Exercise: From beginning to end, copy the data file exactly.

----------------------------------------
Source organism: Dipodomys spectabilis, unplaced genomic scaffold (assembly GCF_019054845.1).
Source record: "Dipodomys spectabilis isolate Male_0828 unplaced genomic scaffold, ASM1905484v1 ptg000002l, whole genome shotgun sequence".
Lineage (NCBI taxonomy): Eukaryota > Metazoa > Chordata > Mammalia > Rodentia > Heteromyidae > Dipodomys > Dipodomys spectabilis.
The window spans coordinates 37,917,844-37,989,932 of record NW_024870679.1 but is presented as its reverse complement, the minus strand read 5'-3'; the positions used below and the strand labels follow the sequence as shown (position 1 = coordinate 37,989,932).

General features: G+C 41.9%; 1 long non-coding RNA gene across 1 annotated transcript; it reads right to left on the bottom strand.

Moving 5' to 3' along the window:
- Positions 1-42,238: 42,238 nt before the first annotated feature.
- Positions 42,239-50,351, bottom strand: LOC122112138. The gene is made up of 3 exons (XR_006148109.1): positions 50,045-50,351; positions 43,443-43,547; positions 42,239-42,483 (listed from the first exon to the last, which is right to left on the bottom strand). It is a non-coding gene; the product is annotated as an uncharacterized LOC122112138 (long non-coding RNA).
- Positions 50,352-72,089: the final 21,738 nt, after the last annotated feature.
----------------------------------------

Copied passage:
Source organism: Dipodomys spectabilis, unplaced genomic scaffold (assembly GCF_019054845.1).
Source record: "Dipodomys spectabilis isolate Male_0828 unplaced genomic scaffold, ASM1905484v1 ptg000002l, whole genome shotgun sequence".
Lineage (NCBI taxonomy): Eukaryota > Metazoa > Chordata > Mammalia > Rodentia > Heteromyidae > Dipodomys > Dipodomys spectabilis.
The window spans coordinates 37,917,844-37,989,932 of record NW_024870679.1 but is presented as its reverse complement, the minus strand read 5'-3'; the positions used below and the strand labels follow the sequence as shown (position 1 = coordinate 37,989,932).

General features: G+C 41.9%; 1 long non-coding RNA gene across 1 annotated transcript; it reads right to left on the bottom strand.

Moving 5' to 3' along the window:
- Positions 1-42,238: 42,238 nt before the first annotated feature.
- Positions 42,239-50,351, bottom strand: LOC122112138. The gene is made up of 3 exons (XR_006148109.1): positions 50,045-50,351; positions 43,443-43,547; positions 42,239-42,483 (listed from the first exon to the last, which is right to left on the bottom strand). It is a non-coding gene; the product is annotated as an uncharacterized LOC122112138 (long non-coding RNA).
- Positions 50,352-72,089: the final 21,738 nt, after the last annotated feature.